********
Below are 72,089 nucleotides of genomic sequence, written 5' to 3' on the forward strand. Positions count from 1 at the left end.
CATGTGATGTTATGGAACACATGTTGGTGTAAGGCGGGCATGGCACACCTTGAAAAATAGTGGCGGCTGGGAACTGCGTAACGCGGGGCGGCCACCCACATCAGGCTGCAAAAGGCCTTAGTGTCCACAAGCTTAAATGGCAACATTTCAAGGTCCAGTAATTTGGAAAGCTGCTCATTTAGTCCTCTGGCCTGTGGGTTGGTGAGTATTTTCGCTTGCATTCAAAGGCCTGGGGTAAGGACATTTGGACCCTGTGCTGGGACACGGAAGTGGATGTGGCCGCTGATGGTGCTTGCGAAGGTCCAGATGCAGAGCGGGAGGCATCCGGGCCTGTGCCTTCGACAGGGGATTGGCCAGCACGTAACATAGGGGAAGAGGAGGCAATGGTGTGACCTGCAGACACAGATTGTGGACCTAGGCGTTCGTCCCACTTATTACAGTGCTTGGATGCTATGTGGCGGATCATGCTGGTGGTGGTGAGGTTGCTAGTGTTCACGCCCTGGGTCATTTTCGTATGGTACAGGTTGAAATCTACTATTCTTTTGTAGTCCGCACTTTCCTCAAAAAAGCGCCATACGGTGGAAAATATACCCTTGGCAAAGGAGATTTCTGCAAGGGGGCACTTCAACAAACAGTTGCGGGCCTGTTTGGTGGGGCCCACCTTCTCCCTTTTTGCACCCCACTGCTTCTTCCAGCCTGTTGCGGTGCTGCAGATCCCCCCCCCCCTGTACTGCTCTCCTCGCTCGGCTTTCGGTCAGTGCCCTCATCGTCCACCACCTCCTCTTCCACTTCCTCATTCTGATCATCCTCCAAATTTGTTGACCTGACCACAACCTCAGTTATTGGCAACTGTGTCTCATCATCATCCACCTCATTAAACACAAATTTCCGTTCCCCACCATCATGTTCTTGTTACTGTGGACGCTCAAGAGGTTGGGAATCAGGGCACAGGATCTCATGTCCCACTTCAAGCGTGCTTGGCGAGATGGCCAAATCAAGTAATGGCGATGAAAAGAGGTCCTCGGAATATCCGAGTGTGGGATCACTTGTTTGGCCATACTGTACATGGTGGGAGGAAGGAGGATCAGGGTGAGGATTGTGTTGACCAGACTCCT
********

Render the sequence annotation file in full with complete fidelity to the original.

Below are 72,089 nucleotides of genomic sequence, written 5' to 3' on the forward strand. Positions count from 1 at the left end.
CATGTGATGTTATGGAACACATGTTGGTGTAAGGCGGGCATGGCACACCTTGAAAAATAGTGGCGGCTGGGAACTGCGTAACGCGGGGCGGCCACCCACATCAGGCTGCAAAAGGCCTTAGTGTCCACAAGCTTAAATGGCAACATTTCAAGGTCCAGTAATTTGGAAAGCTGCTCATTTAGTCCTCTGGCCTGTGGGTTGGTGAGTATTTTCGCTTGCATTCAAAGGCCTGGGGTAAGGACATTTGGACCCTGTGCTGGGACACGGAAGTGGATGTGGCCGCTGATGGTGCTTGCGAAGGTCCAGATGCAGAGCGGGAGGCATCCGGGCCTGTGCCTTCGACAGGGGATTGGCCAGCACGTAACATAGGGGAAGAGGAGGCAATGGTGTGACCTGCAGACACAGATTGTGGACCTAGGCGTTCGTCCCACTTATTACAGTGCTTGGATGCTATGTGGCGGATCATGCTGGTGGTGGTGAGGTTGCTAGTGTTCACGCCCTGGGTCATTTTCGTATGGTACAGGTTGAAATCTACTATTCTTTTGTAGTCCGCACTTTCCTCAAAAAAGCGCCATACGGTGGAAAATATACCCTTGGCAAAGGAGATTTCTGCAAGGGGGCACTTCAACAAACAGTTGCGGGCCTGTTTGGTGGGGCCCACCTTCTCCCTTTTTGCACCCCACTGCTTCTTCCAGCCTGTTGCGGTGCTGCAGATCCCCCCCCCCCTGTACTGCTCTCCTCGCTCGGCTTTCGGTCAGTGCCCTCATCGTCCACCACCTCCTCTTCCACTTCCTCATTCTGATCATCCTCCAAATTTGTTGACCTGACCACAACCTCAGTTATTGGCAACTGTGTCTCATCATCATCCACCTCATTAAACACAAATTTCCGTTCCCCACCATCATGTTCTTGTTACTGTGGACGCTCAAGAGGTTGGGAATCAGGGCACAGGATCTCATGTCCCACTTCAAGCGTGCTTGGCGAGATGGCCAAATCAAGTAATGGCGATGAAAAGAGGTCCTCGGAATATCCGAGTGTGGGATCACTTGTTTGGCCATACTGTACATGGTGGGAGGAAGGAGGATCAGGGTGAGGATTGTGTTGACCAGACTCCT